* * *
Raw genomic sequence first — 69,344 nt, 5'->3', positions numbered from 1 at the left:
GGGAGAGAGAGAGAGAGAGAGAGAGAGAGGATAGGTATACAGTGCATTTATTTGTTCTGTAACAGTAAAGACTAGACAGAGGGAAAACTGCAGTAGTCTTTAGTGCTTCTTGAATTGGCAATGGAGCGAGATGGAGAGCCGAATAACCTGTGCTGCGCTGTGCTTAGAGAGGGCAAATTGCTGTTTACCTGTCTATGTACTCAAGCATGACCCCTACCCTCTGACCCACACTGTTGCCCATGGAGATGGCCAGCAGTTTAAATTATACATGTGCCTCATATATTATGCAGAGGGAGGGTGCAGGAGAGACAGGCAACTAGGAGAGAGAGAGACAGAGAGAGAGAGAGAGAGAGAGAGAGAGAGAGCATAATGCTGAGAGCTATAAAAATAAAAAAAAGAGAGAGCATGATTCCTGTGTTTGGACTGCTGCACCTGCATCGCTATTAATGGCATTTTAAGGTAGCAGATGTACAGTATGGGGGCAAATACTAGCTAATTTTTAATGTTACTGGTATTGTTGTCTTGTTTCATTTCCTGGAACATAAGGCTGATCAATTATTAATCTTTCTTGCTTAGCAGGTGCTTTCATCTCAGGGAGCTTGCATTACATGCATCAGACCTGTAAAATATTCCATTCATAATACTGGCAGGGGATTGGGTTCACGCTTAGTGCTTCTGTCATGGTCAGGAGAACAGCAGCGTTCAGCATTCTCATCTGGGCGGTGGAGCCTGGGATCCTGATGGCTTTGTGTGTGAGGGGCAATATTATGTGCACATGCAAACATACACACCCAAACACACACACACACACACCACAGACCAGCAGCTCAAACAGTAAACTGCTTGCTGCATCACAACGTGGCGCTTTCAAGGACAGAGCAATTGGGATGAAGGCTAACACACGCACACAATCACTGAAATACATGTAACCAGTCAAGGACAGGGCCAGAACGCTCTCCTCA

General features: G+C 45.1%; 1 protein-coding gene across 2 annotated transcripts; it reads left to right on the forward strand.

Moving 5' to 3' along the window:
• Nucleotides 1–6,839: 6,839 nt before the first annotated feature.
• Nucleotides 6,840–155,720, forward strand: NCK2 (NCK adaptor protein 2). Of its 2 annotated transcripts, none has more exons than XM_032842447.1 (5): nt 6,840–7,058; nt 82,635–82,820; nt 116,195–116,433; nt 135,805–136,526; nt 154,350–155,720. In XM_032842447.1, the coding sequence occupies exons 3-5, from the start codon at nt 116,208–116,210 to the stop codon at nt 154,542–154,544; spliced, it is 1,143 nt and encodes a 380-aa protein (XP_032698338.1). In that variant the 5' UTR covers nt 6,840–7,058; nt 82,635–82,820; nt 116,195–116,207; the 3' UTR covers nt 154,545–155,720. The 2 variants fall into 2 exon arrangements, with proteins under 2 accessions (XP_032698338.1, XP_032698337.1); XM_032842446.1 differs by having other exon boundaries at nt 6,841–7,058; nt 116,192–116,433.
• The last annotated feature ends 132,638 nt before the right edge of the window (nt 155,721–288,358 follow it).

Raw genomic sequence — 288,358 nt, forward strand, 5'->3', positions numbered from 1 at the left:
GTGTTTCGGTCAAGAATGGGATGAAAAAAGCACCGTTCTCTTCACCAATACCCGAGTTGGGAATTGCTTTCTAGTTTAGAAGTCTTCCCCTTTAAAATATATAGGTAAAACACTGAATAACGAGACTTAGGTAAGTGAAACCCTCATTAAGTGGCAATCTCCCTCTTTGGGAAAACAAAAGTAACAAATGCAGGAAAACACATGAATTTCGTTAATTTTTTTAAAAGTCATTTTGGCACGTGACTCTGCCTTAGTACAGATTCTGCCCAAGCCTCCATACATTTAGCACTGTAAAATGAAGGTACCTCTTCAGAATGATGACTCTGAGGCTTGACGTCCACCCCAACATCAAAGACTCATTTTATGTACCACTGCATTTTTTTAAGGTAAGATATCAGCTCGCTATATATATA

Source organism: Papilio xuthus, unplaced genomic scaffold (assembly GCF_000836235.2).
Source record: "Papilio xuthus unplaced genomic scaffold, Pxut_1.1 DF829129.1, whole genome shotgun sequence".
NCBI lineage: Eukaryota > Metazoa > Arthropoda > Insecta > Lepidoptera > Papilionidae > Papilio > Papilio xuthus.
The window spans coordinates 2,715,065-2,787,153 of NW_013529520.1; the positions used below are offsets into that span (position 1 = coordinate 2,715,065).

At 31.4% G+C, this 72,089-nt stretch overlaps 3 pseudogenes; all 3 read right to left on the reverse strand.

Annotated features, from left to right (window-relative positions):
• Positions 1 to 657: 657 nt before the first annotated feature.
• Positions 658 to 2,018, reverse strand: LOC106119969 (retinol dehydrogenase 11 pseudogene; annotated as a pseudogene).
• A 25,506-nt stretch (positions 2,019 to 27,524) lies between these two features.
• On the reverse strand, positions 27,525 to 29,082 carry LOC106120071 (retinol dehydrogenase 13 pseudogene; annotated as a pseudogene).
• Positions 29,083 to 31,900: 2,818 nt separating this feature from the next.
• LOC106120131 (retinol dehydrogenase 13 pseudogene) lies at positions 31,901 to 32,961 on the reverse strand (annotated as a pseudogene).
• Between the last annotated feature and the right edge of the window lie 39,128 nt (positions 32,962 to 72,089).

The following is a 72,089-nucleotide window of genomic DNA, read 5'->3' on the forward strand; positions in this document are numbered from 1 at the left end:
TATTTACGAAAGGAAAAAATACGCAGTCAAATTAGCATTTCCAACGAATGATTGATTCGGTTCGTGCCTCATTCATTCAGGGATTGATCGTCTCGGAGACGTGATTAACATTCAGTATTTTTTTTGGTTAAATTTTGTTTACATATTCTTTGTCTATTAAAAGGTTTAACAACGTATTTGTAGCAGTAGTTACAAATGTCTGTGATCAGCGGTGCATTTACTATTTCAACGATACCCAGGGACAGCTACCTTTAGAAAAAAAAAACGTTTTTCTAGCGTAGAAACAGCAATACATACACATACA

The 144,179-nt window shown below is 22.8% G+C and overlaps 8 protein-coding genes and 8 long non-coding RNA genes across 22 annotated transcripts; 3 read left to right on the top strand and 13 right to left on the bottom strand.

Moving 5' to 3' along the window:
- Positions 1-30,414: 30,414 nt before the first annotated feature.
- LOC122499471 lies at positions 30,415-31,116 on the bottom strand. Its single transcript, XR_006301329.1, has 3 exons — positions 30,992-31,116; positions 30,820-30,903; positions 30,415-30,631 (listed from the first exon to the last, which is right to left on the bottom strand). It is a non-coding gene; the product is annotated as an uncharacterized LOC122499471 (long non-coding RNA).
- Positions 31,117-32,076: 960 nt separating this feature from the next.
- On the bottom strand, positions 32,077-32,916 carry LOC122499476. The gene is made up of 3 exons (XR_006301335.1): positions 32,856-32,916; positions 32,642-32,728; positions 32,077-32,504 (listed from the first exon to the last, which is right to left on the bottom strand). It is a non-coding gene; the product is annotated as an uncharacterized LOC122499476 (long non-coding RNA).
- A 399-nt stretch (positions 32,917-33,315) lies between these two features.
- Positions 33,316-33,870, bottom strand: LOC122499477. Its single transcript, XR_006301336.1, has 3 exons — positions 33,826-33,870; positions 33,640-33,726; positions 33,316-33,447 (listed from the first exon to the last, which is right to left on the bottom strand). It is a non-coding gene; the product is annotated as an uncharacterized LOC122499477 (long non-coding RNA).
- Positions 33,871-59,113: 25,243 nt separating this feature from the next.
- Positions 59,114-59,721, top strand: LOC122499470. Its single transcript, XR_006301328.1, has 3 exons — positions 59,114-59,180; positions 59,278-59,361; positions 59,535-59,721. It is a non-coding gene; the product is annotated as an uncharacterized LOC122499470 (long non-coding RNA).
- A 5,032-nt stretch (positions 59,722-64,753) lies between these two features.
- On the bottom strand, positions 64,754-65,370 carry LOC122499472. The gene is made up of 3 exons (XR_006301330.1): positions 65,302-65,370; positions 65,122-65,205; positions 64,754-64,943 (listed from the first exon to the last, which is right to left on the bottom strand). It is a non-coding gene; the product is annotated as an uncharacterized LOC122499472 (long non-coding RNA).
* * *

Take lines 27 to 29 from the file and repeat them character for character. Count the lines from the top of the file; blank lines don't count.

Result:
- Positions 1-30,414: 30,414 nt before the first annotated feature.
- LOC122499471 lies at positions 30,415-31,116 on the bottom strand. Its single transcript, XR_006301329.1, has 3 exons — positions 30,992-31,116; positions 30,820-30,903; positions 30,415-30,631 (listed from the first exon to the last, which is right to left on the bottom strand). It is a non-coding gene; the product is annotated as an uncharacterized LOC122499471 (long non-coding RNA).
- Positions 31,117-32,076: 960 nt separating this feature from the next.